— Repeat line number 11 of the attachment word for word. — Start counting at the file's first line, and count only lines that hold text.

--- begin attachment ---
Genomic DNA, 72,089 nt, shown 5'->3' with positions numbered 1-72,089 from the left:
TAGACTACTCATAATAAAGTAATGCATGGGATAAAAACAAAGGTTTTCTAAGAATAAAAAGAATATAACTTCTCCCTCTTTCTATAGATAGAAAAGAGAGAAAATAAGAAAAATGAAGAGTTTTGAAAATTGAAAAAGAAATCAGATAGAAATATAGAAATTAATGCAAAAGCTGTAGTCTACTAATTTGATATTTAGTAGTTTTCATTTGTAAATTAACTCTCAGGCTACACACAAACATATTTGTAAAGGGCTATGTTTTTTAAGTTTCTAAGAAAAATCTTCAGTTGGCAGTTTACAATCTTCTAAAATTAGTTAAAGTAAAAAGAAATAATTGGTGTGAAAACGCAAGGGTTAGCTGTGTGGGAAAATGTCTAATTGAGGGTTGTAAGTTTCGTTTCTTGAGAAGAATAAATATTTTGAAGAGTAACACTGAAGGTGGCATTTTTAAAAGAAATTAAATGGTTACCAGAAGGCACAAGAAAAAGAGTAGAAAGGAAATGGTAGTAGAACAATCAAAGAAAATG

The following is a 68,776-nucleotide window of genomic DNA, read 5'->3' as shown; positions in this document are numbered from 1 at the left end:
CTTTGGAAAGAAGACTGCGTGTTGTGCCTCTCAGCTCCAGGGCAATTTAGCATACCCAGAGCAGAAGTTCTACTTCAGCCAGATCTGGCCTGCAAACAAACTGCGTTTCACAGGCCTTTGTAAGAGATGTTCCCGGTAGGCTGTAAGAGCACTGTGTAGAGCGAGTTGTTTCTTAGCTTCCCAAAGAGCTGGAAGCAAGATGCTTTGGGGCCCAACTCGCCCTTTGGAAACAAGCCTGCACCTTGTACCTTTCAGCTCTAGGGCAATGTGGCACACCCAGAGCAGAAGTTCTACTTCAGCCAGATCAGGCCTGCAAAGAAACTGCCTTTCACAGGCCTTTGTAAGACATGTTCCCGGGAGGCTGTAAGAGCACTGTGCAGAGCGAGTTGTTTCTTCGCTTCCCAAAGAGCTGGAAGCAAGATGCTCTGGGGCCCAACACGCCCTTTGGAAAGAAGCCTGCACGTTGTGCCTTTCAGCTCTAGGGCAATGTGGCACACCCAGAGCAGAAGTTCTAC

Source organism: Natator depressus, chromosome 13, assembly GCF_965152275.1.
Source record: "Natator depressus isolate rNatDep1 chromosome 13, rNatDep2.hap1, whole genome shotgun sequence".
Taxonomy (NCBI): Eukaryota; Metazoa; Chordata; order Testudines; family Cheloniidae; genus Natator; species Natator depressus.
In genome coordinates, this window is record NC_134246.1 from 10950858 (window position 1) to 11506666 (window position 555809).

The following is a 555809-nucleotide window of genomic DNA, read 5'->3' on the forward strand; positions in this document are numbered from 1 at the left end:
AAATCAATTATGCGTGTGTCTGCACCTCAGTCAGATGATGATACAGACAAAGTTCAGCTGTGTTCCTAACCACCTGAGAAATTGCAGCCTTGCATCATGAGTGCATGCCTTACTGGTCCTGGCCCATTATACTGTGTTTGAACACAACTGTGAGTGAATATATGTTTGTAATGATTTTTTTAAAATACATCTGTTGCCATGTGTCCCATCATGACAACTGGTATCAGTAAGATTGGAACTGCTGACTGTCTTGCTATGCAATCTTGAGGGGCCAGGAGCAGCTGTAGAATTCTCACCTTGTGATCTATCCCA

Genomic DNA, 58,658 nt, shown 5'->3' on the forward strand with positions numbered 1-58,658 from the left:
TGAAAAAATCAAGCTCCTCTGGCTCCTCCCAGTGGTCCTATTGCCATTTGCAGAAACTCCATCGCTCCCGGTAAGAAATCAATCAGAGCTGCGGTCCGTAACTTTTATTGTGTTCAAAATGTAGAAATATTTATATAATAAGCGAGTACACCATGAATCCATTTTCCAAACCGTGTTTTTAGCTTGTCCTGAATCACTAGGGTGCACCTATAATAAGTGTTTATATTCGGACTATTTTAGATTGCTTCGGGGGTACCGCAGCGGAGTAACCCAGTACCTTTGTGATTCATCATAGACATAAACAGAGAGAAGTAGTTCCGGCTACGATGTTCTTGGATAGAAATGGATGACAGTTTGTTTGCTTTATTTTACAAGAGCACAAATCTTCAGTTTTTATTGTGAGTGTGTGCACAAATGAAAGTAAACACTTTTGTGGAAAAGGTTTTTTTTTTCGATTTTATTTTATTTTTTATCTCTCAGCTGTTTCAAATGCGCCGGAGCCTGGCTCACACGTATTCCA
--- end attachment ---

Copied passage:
Genomic DNA, 58,658 nt, shown 5'->3' on the forward strand with positions numbered 1-58,658 from the left: